The company had previously explored replacing the click wheel with a virtual one as part of a touch-sensitive display. But now Apple appears to be looking at a third option: a touch-sensitive frame surrounding the display. Rather than click a physical button or press a virtual one on the screen, users would touch an area on the frame to operate their iPod.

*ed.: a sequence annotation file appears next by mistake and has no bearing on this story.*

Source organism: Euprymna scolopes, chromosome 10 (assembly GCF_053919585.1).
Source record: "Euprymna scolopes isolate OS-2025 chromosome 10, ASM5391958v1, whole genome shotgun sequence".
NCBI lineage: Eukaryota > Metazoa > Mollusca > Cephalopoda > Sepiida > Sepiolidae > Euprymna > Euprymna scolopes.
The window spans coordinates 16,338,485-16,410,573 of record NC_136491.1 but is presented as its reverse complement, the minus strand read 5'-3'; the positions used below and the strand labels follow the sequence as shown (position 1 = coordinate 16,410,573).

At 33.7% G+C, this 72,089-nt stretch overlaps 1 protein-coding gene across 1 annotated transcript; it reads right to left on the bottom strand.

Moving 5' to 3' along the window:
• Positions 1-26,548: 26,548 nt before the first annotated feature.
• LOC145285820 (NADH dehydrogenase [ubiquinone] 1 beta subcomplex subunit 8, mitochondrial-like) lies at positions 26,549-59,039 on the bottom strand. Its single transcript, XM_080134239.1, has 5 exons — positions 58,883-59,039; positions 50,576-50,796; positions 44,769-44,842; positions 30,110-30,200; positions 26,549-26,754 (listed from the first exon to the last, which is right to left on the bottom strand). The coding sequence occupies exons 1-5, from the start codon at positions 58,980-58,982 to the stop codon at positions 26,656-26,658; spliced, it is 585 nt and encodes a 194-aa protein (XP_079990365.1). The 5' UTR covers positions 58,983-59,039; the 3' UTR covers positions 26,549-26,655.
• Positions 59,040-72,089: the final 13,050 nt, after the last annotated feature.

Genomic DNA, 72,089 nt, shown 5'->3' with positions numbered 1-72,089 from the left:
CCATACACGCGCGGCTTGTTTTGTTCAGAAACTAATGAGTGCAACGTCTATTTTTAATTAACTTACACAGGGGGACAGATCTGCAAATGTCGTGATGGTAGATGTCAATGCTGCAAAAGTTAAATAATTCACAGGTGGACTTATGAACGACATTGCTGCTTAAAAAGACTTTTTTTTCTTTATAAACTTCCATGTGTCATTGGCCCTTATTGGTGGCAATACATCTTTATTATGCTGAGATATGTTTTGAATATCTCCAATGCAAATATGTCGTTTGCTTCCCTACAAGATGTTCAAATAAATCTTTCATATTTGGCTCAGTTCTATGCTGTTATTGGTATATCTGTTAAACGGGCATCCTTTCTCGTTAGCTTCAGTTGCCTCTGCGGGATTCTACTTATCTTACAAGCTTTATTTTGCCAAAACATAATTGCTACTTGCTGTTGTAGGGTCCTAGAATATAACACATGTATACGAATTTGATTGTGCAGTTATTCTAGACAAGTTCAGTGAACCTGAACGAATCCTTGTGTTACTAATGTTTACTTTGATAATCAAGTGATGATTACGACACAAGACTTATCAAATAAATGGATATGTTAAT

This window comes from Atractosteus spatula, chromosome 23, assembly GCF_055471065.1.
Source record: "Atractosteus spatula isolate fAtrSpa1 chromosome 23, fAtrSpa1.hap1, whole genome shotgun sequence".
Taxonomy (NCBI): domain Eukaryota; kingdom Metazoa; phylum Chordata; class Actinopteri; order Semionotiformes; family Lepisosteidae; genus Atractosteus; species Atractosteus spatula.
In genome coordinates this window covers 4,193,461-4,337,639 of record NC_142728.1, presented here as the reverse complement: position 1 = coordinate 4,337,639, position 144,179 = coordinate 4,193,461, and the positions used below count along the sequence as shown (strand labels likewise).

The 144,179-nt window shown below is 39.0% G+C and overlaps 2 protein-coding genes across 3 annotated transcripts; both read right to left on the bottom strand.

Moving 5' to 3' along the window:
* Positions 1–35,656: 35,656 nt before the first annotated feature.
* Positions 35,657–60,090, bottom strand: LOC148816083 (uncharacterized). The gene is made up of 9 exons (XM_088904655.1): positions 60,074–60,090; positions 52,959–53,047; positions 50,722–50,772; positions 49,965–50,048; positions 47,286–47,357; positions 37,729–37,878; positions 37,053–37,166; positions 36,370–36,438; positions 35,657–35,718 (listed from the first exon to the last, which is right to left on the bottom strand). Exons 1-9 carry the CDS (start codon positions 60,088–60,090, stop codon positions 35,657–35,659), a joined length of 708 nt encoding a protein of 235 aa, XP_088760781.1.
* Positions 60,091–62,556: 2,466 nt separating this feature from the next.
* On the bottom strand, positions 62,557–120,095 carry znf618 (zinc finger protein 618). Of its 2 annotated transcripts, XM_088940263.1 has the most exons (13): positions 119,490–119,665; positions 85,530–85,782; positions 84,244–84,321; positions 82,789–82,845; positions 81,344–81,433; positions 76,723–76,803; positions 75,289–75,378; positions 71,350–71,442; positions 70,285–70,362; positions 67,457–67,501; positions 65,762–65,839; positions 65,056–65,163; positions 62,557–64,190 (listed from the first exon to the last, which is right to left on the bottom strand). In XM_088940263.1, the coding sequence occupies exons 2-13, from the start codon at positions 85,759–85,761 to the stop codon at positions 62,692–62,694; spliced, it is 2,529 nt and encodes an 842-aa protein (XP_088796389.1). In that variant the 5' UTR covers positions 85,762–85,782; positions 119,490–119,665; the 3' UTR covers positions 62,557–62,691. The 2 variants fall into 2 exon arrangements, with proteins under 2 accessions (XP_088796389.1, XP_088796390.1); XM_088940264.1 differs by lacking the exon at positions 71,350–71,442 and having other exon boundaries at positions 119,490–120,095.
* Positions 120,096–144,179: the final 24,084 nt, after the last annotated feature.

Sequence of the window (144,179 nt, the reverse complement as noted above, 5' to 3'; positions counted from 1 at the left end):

IPod designers face a challenge in trying to create a device with as large a screen as possible while still providing an array of functions and an easy way to access them, Apple noted in the patent application, filed in June but not published on the U.S. Patent and Trademark Office's Web site until Thursday. The problem with touch-sensitive screens is that they usually generate virtual buttons or windows that ``overlay the content being displayed,'' the company said. This new approach may solve that problem.